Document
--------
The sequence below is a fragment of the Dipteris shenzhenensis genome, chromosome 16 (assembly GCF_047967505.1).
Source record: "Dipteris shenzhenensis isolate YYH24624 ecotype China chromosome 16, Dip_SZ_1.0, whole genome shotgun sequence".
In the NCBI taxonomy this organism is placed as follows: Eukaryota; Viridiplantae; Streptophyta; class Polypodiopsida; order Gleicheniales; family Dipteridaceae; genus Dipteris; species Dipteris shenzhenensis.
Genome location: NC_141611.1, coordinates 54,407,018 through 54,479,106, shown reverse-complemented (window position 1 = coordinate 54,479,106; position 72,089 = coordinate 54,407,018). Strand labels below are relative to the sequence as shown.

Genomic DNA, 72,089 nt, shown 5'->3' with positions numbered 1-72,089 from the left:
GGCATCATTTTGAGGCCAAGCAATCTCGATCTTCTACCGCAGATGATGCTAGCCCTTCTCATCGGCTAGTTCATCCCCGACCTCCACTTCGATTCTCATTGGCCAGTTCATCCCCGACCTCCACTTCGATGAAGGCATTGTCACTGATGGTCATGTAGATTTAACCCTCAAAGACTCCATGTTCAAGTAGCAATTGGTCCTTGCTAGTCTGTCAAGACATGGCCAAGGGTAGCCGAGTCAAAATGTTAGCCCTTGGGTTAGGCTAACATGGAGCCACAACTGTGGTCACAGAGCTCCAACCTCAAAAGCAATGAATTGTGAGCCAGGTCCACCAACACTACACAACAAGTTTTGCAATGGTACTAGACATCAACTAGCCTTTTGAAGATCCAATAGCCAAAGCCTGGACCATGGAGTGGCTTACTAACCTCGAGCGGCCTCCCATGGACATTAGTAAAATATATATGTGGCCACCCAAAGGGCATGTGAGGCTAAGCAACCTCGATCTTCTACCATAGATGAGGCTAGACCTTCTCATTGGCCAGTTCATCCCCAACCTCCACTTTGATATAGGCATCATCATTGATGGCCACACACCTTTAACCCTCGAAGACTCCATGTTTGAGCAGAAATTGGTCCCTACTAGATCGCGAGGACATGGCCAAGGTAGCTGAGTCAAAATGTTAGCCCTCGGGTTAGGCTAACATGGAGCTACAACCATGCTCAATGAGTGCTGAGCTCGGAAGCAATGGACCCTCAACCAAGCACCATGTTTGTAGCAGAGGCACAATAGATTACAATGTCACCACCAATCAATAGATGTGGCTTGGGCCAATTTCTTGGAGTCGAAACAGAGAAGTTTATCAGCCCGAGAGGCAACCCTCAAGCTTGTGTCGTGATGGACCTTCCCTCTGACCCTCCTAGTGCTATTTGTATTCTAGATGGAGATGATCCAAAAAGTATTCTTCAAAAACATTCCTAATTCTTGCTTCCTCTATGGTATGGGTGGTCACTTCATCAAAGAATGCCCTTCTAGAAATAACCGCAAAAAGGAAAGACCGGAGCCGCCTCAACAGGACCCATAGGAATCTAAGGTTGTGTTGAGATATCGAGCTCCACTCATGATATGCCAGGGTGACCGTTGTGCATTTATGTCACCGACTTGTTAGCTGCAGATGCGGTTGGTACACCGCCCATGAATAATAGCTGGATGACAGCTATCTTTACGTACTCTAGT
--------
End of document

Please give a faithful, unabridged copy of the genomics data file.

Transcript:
The sequence below is a fragment of the Dipteris shenzhenensis genome, chromosome 16 (assembly GCF_047967505.1).
Source record: "Dipteris shenzhenensis isolate YYH24624 ecotype China chromosome 16, Dip_SZ_1.0, whole genome shotgun sequence".
In the NCBI taxonomy this organism is placed as follows: Eukaryota; Viridiplantae; Streptophyta; class Polypodiopsida; order Gleicheniales; family Dipteridaceae; genus Dipteris; species Dipteris shenzhenensis.
Genome location: NC_141611.1, coordinates 54,407,018 through 54,479,106, shown reverse-complemented (window position 1 = coordinate 54,479,106; position 72,089 = coordinate 54,407,018). Strand labels below are relative to the sequence as shown.

Genomic DNA, 72,089 nt, shown 5'->3' with positions numbered 1-72,089 from the left:
GGCATCATTTTGAGGCCAAGCAATCTCGATCTTCTACCGCAGATGATGCTAGCCCTTCTCATCGGCTAGTTCATCCCCGACCTCCACTTCGATTCTCATTGGCCAGTTCATCCCCGACCTCCACTTCGATGAAGGCATTGTCACTGATGGTCATGTAGATTTAACCCTCAAAGACTCCATGTTCAAGTAGCAATTGGTCCTTGCTAGTCTGTCAAGACATGGCCAAGGGTAGCCGAGTCAAAATGTTAGCCCTTGGGTTAGGCTAACATGGAGCCACAACTGTGGTCACAGAGCTCCAACCTCAAAAGCAATGAATTGTGAGCCAGGTCCACCAACACTACACAACAAGTTTTGCAATGGTACTAGACATCAACTAGCCTTTTGAAGATCCAATAGCCAAAGCCTGGACCATGGAGTGGCTTACTAACCTCGAGCGGCCTCCCATGGACATTAGTAAAATATATATGTGGCCACCCAAAGGGCATGTGAGGCTAAGCAACCTCGATCTTCTACCATAGATGAGGCTAGACCTTCTCATTGGCCAGTTCATCCCCAACCTCCACTTTGATATAGGCATCATCATTGATGGCCACACACCTTTAACCCTCGAAGACTCCATGTTTGAGCAGAAATTGGTCCCTACTAGATCGCGAGGACATGGCCAAGGTAGCTGAGTCAAAATGTTAGCCCTCGGGTTAGGCTAACATGGAGCTACAACCATGCTCAATGAGTGCTGAGCTCGGAAGCAATGGACCCTCAACCAAGCACCATGTTTGTAGCAGAGGCACAATAGATTACAATGTCACCACCAATCAATAGATGTGGCTTGGGCCAATTTCTTGGAGTCGAAACAGAGAAGTTTATCAGCCCGAGAGGCAACCCTCAAGCTTGTGTCGTGATGGACCTTCCCTCTGACCCTCCTAGTGCTATTTGTATTCTAGATGGAGATGATCCAAAAAGTATTCTTCAAAAACATTCCTAATTCTTGCTTCCTCTATGGTATGGGTGGTCACTTCATCAAAGAATGCCCTTCTAGAAATAACCGCAAAAAGGAAAGACCGGAGCCGCCTCAACAGGACCCATAGGAATCTAAGGTTGTGTTGAGATATCGAGCTCCACTCATGATATGCCAGGGTGACCGTTGTGCATTTATGTCACCGACTTGTTAGCTGCAGATGCGGTTGGTACACCGCCCATGAATAATAGCTGGATGACAGCTATCTTTACGTACTCTAGT